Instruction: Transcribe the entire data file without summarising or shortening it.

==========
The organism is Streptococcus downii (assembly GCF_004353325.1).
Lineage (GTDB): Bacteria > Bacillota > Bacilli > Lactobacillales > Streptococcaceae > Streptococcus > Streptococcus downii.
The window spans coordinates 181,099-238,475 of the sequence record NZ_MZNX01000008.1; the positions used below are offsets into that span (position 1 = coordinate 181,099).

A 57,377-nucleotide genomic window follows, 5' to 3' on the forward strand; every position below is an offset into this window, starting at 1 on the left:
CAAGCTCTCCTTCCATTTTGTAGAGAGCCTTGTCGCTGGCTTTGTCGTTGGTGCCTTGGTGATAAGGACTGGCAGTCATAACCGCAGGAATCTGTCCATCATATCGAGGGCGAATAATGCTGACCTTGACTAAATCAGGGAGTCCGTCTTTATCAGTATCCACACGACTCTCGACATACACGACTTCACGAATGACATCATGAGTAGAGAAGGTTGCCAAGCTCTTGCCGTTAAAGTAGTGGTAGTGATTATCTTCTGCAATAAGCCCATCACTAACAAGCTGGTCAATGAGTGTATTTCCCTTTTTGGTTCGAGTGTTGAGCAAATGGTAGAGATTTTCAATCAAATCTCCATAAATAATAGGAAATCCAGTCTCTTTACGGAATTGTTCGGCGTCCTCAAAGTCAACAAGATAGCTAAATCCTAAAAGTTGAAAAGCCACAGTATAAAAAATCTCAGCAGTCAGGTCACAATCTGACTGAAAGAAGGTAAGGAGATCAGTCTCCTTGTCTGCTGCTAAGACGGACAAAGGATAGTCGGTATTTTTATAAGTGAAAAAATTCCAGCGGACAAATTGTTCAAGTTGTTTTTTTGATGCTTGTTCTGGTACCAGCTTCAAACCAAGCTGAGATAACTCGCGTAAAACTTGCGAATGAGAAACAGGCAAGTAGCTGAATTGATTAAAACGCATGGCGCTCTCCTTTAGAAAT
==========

The organism is Streptococcus downii (assembly GCF_004353325.1).
Lineage (GTDB): Bacteria > Bacillota > Bacilli > Lactobacillales > Streptococcaceae > Streptococcus > Streptococcus downii.
The window spans coordinates 181,099-238,475 of the sequence record NZ_MZNX01000008.1; the positions used below are offsets into that span (position 1 = coordinate 181,099).

A 57,377-nucleotide genomic window follows, 5' to 3' on the forward strand; every position below is an offset into this window, starting at 1 on the left:
CAAGCTCTCCTTCCATTTTGTAGAGAGCCTTGTCGCTGGCTTTGTCGTTGGTGCCTTGGTGATAAGGACTGGCAGTCATAACCGCAGGAATCTGTCCATCATATCGAGGGCGAATAATGCTGACCTTGACTAAATCAGGGAGTCCGTCTTTATCAGTATCCACACGACTCTCGACATACACGACTTCACGAATGACATCATGAGTAGAGAAGGTTGCCAAGCTCTTGCCGTTAAAGTAGTGGTAGTGATTATCTTCTGCAATAAGCCCATCACTAACAAGCTGGTCAATGAGTGTATTTCCCTTTTTGGTTCGAGTGTTGAGCAAATGGTAGAGATTTTCAATCAAATCTCCATAAATAATAGGAAATCCAGTCTCTTTACGGAATTGTTCGGCGTCCTCAAAGTCAACAAGATAGCTAAATCCTAAAAGTTGAAAAGCCACAGTATAAAAAATCTCAGCAGTCAGGTCACAATCTGACTGAAAGAAGGTAAGGAGATCAGTCTCCTTGTCTGCTGCTAAGACGGACAAAGGATAGTCGGTATTTTTATAAGTGAAAAAATTCCAGCGGACAAATTGTTCAAGTTGTTTTTTTGATGCTTGTTCTGGTACCAGCTTCAAACCAAGCTGAGATAACTCGCGTAAAACTTGCGAATGAGAAACAGGCAAGTAGCTGAATTGATTAAAACGCATGGCGCTCTCCTTTAGAAAT